Entra A La Plaza festival will bring people together for dancing and food Friday night for part of Hispanos Unidos’ 25th anniversary celebration.
Entra A La Plaza is an annual Hispanos Unidos event, where students and the Abilene community can be entertained by Folklorico dances, mariachi music and hispanic foods from across the South American region. The event is scheduled for Friday night at the Hunter Welcome Center and will begin at 6 p.m. Tickets can be purchased for $5 at the door.
Renique Rodriguez, a junior vocational missions major from Georgetown, said the club began planning the event since the end of the last school year in preparation for the amount of people expected to attend and the club’s anniversary.
“We started planning at the end of last year because it’s right at the beginning of the school year,” said Rodriguez, president of Hispanos Unidos. “When we all got back to good ole ACU, we collaborated on what needed to be done. It’s been a lot of running around at the beginning of the year, but I’m so excited to see it put into play.”
Because it’s the 25th anniversary of Hipanos Unidos, Rodriguez said this year’s event is especially important for the club.
“The 25th is special, and this calls for something special,” said Rodriguez. “We want to make this whole year for HU special, but we really also want to keep the tradition of Entra A La Plaza. As a club, we want our members to know the history, and for the new freshman we want them to experience true Hispanic culture that is in our student body. Most people don’t realize that Hispanics are the biggest minority group on campus, and we would like for them to connect with HU as a place to call home, and for those who are not Hispanic to be able to take part in Hispanic culture.”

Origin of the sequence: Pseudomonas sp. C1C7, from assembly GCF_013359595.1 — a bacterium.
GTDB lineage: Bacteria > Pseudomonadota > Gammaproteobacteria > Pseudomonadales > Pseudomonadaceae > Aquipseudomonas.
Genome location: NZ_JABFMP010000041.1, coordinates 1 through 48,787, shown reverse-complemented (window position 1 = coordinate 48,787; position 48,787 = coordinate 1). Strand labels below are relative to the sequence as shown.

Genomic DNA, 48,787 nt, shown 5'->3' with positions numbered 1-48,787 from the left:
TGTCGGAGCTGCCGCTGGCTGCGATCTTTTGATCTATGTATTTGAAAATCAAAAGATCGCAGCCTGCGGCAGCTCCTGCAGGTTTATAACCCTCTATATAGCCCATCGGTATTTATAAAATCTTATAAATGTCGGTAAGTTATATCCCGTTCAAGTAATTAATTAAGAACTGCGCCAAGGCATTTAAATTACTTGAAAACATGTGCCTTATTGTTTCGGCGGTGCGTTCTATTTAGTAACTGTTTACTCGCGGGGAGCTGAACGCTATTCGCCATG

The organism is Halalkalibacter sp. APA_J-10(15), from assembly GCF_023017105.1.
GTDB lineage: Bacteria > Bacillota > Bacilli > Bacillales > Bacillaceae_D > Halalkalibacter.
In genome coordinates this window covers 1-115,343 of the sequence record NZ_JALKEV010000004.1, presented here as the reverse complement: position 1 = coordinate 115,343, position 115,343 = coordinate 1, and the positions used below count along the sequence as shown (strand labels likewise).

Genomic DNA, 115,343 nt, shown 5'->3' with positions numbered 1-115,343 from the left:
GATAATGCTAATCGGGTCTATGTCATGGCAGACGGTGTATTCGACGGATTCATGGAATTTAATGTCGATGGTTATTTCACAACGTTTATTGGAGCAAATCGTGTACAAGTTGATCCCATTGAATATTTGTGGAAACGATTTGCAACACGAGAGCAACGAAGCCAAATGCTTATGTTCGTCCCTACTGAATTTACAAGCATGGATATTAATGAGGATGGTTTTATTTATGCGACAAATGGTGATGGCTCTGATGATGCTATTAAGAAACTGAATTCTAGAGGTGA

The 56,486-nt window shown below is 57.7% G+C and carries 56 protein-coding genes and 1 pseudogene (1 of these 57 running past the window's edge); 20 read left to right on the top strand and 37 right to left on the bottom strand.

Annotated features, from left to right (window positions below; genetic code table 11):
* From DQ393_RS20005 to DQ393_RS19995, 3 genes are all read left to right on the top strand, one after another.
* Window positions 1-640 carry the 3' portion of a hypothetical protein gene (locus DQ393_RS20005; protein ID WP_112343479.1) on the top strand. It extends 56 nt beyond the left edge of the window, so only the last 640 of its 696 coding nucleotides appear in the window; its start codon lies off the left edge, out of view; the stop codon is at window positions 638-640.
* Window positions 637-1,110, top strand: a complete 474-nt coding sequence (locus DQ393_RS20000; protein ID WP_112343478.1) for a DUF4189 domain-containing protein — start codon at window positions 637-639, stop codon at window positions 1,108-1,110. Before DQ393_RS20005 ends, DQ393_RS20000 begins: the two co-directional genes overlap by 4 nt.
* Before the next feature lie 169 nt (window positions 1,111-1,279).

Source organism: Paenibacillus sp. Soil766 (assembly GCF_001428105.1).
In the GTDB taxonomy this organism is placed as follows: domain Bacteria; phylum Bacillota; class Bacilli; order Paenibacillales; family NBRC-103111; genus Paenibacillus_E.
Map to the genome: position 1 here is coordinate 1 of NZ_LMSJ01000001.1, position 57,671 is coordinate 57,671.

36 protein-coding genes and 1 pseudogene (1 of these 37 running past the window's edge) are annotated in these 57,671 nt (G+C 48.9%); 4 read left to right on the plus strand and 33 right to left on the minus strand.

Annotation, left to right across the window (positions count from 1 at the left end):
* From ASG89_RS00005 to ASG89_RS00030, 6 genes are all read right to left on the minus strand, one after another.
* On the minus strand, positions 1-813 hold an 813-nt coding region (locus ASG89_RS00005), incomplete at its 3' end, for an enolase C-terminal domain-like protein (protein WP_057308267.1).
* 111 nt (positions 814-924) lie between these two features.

In planning Entra A La Plaza, students involved had to find professional Folklorico dancers, a major cultural aspect and focal point HU tried to incorporate. Ballet Folkorico is a traditional Spanish dance that emphasize several similar qualities to ballet in where pointed toes, large turns and male partners play a key role, especially when being performed live.
Erika Puebla, HU’s event coordinator, said dancing was big factor the officer team wanted the audience to experience.
“One thing for sure that we can expect for this year is that Entra A La Plaza will be dancing,” said Puebla, a senior nursing major from Guanajuato, MX. “We want people to experience a culture that might be different to students and dancing is a huge influencer in Hispanic music and culture.”
Students who attend the festival can expect plenty of authentic foods and beverages, including Aguas Frescas, palletas, enchiladas and other Spanish favorites.
Mariana Cedillo, historian for HU, said Hispanics are a big umbrella and people usually assume Hispanic means Mexican and combine the two.
“Hispanic heritage months is not until September 15, so we’re a bit early, that doesn’t mean we can’t celebrate diversity,” said Cedillo, a multimedia major from McAllen. “Hispanics or Latinos is a big umbrella for all the different cultures found in Mexico, Central and South America. We all come from different backgrounds and grew up with different traditions. Entra A La Plaza is something we do to showcase that.”
Puebla said the future of HU seems to be going in the right direction.
“As cheesy as it may sound, the future for HU is very bright,” said Puebla. “What I mean by that is that the club is growing in numbers. We want people to understand what HU means, and stands for. We want to make people feel welcomed even if they are not Hispanic. People are sometimes afraid to come to our small group chapel or events, because they feel they have to be Hispanic to attend when they do not have to be. We want HU to be a place that everyone can attend and be part of.”